Soldiers will no longer be allowed to wear body armor other than the protective gear issued by the military, Army officials said Thursday, the latest twist in a running battle over the equipment the Pentagon gives its troops in Iraq and Afghanistan.
Army officials told The Associated Press that the order was prompted by concerns that soldiers or their families were buying inadequate or untested commercial armor from private companies — including the popular Dragon Skin gear made by California-based Pinnacle Armor.
"We're very concerned that people are spending their hard-earned money on something that doesn't provide the level of protection that the Army requires people to wear. So they're, frankly, wasting their money on substandard stuff," said Col. Thomas Spoehr, director of materiel for the Army.
Murray Neal, chief executive officer of Pinnacle, said he hadn't seen the directive and wants to review it.
"We know of no reason the Army may have to justify this action," Neal said. "On the surface this looks to be another of many attempts by the Army to cover up the billions of dollars spent on ineffective body armor systems which they continue to try quick fixes on to no avail."
The move was a rare one by the Army. Spoehr said he doesn't recall any similar bans on personal armor or devices. The directives are most often issued when there are problems with aircraft or other large equipment.
Veterans groups immediately denounced the decision.
Nathaniel R. Helms, editor of the Soldiers for the Truth online magazine Defense Watch, said he has already received a number of e-mails from soldiers complaining about the policy.
"Outrageously we've seen that (soldiers) haven't been getting what they need in terms of equipment and body armor," said Sen. Christopher Dodd, D-Conn., who wrote legislation to have troops reimbursed for equipment purchases. "That's totally unacceptable, and why this directive by the Pentagon needs to be scrutinized in much greater detail."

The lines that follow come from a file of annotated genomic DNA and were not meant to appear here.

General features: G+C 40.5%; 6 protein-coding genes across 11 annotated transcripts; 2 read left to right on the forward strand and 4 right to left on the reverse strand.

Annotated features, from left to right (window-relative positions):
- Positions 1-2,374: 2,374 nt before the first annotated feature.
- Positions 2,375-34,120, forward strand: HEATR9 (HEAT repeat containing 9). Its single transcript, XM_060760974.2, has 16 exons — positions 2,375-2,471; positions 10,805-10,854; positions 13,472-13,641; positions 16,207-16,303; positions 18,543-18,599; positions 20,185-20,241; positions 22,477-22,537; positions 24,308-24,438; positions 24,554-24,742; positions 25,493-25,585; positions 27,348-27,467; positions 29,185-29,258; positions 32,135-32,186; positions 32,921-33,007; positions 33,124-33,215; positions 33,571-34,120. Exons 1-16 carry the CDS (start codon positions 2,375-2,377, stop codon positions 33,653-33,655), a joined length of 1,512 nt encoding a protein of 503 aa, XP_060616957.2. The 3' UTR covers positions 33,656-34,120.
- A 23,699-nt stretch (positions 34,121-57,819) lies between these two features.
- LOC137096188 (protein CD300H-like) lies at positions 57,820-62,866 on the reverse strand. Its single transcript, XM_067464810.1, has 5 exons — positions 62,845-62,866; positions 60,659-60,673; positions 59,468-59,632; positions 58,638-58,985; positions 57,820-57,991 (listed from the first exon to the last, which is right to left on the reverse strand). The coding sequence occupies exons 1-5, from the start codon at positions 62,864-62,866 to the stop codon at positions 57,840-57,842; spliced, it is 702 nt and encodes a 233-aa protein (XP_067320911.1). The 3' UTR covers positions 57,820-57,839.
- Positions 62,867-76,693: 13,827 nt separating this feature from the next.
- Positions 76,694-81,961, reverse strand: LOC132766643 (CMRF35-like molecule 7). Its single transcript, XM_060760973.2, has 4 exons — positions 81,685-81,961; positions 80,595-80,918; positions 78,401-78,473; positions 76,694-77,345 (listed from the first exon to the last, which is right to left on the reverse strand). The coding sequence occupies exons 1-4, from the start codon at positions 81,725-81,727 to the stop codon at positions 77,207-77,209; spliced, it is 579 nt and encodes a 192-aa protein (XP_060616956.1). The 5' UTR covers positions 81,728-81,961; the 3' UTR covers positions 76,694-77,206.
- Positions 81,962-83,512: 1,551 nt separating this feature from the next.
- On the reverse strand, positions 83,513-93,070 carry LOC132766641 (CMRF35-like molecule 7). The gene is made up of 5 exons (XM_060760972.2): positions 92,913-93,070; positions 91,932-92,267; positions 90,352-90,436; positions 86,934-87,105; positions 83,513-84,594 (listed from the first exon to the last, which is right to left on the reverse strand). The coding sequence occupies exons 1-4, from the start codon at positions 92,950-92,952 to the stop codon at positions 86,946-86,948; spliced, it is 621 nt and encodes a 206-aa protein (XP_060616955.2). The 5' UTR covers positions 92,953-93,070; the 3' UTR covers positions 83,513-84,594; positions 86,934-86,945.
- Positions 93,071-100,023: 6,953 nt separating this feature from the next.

But another veterans group backed the move.
"I don't think the Army is wrong by doing this, because the Army has to ensure some level of quality," said Paul Rieckhoff, executive director of Iraq and Afghanistan Veterans of America. "They don't want soldiers relying on equipment that is weak or substandard."
But, Rieckhoff said, the military is partially to blame for the problem because it took too long to get soldiers the armor they needed. "This is the monster they made," he said.
Early in the Iraq war, soldiers and their families were spending hundreds or even thousands of dollars on protective gear that they said the military was not providing.
Then, last October, after months of pressure from families and members of Congress, the military began a reimbursement program for soldiers who purchased their own protective equipment.
In January, an unreleased Pentagon study found that side armor could have saved dozens of U.S. lives in Iraq, prompting the Army and Marine Corps to order thousands of ceramic body armor plates to be shipped to troops there this year.
The Army ban covers all commercial armor. It refers specifically to Pinnacle's armor, saying that while the company advertising implies that Dragon Skin "is superior in performance" to the Interceptor Body Armor the military issues to soldiers, "the Army has been unable to determine the veracity of these claims."
"In its current state of development, Dragon Skin's capabilities do not meet Army requirements," the Army order says, and it "has not been certified to protect against several small arms threats that the military is encountering in Iraq and Afghanistan."
The Marine Corps has not issued a similar directive, but Marines are "encouraged to wear Marine Corps-issued body armor since this armor has been tested to meet fleet standards," spokesman Bruce Scott said.
Military officials have acknowledged that some troops — often National Guard or Reservists — went to war with lesser-quality protective gear than other soldiers were issued.
"We'll be upfront and recognize that at the start of the conflict there were some soldiers that didn't have the levels of protection that we wanted," Spoehr said. Now, he added, "we can categorically say that whatever you're going to buy isn't as good as what you're going to get" from the military.
In interviews Thursday, Army officials said aggressive marketing by body armor manufacturers was fueling public concerns that troops are not getting the protection they need.
Army Lt. Col. Scott Campbell said the Army has asked Pinnacle to provide 30 sets of the full Dragon Skin armor so it can be independently tested. He said Pinnacle has indicated it won't be able to provide that armor until May, and the company said that is still the plan.
Campbell said initial military tests on small sections of the Dragon Skin armor had disappointing results. He said Pinnacle has received $840,000 in research funding to develop improved armor.
Spoehr said he believes the directive will have little impact on soldiers in Iraq or Afghanistan because it's likely that nearly all are wearing the military-issued body armor.
There have been repeated reports of soldiers or families of soldiers buying commercial equipment or trying to raise thousands of dollars to buy it for troops who are preparing to deploy overseas.